Whenever I listen to any good artist, even if it is on social media or a newcomer, who is not known, but I really like their style, that inspires me. The fact there is so much talent in the world to be discovered inspires me to kind of pull up my socks, do better and become better each day.
What is the secret of the incredible power in your voice?
(Laughs) I should thank my parents because they discovered the talent of music in me at a very young age. They helped me to learn classical music, took me to different gurus and music schools. My teachers helped a lot too. In the end, I think it is all God’s blessings and the love that people give you, which gives you the confidence to do better. The love and blessings you get from people is the secret.
Has lockdown changed you?
Yes, it has changed me a lot. It has taught me to be more independent, especially, in a country like India where you are mostly dependent on house help and so many people. Like when you go for a recording, there will be a sound engineer, someone to set up a mic; for shows there will be technicians and engineers to help you out. The lockdown made me more self-dependent. I used to set up my own mic, headphones and track. Even when I was shooting at home, I had to set up my own camera, be my own director and makeup artist. You start respecting all the professions more, now that life has become so difficult without them. That has changed me and made me a more patient person.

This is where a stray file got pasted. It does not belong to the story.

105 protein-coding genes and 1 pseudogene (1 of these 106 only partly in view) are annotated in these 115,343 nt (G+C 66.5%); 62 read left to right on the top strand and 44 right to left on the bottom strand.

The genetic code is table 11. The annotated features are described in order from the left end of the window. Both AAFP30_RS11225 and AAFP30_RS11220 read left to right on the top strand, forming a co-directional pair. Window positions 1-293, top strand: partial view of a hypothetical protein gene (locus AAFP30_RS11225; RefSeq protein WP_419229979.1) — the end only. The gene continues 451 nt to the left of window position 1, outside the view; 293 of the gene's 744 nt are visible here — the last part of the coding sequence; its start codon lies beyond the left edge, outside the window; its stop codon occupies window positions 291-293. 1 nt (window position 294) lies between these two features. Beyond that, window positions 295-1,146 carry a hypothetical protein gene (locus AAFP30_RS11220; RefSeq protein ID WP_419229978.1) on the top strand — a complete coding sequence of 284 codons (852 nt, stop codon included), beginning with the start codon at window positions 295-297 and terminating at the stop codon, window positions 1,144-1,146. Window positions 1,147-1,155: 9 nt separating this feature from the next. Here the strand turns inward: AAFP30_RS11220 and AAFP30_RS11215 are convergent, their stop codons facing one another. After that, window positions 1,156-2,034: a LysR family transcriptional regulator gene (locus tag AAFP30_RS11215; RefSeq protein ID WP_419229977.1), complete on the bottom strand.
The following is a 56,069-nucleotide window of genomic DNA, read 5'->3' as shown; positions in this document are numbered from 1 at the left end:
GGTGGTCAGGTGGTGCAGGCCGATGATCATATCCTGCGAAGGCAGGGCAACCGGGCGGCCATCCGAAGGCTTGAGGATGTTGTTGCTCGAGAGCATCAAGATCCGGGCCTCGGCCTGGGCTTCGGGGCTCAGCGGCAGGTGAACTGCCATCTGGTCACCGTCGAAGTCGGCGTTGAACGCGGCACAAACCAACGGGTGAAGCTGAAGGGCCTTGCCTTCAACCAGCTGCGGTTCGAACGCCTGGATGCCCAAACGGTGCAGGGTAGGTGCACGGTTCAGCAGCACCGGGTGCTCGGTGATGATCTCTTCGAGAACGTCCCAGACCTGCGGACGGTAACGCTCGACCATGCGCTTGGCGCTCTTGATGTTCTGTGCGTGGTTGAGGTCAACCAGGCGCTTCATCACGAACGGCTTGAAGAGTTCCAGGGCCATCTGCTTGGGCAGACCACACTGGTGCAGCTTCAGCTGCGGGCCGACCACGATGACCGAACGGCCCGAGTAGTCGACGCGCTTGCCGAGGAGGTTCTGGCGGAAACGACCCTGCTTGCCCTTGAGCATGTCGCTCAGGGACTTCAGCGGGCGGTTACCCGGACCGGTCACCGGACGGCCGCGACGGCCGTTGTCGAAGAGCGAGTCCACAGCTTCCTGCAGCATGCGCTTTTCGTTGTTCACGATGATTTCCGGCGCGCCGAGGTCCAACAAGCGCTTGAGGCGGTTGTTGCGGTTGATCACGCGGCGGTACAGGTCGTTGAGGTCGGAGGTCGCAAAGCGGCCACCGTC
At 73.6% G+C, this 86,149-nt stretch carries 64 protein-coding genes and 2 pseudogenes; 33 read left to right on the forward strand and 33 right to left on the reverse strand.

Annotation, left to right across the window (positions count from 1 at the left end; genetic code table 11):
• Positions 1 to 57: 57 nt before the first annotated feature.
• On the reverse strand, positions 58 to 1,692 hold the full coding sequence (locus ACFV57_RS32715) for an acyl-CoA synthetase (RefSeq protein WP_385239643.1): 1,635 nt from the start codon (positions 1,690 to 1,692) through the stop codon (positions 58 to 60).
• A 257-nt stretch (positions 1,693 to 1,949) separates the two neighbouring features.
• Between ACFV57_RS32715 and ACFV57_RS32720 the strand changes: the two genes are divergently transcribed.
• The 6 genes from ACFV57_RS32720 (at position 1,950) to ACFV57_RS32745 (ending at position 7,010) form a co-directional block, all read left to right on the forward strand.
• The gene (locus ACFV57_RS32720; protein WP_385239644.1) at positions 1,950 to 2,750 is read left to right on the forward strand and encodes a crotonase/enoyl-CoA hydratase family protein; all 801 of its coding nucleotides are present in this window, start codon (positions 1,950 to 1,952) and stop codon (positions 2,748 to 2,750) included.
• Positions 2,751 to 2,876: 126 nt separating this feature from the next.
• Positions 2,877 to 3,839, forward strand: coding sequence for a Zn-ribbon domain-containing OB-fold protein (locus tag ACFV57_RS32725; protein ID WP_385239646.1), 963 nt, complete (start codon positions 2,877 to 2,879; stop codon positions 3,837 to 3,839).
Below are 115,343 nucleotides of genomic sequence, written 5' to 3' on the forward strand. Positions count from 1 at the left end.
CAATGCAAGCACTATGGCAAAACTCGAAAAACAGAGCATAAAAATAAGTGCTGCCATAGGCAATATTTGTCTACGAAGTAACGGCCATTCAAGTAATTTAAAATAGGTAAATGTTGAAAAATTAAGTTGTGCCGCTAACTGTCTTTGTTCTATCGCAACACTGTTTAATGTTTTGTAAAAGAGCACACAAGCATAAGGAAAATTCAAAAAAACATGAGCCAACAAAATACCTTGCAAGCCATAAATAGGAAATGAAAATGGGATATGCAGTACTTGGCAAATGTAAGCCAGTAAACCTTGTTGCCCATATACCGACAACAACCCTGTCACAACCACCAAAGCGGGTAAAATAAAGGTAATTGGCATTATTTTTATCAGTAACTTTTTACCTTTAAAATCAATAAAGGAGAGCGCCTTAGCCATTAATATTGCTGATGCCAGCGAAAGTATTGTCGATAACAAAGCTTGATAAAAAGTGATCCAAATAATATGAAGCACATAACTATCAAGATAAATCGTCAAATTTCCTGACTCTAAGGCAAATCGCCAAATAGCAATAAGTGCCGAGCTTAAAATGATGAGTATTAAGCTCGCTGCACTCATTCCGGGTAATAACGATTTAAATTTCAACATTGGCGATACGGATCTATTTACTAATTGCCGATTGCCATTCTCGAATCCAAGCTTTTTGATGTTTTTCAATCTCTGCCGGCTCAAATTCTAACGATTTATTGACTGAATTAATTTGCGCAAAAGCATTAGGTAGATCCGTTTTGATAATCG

What about on a personal level?
To value people who really matter, especially in lockdown, because you couldn’t be with all of them, friends and family. So, it has brought me closer to my family and those who really mean a lot to me.
Would you like to give a message for your fans?
I would just like to say that there is already so much tension in the world, so just do your bit by being kind and nice to other people. Always believe that humanity should be the biggest religion. Spread love and peace. Live and let live. Always be kind to each other. There is too much hatred already.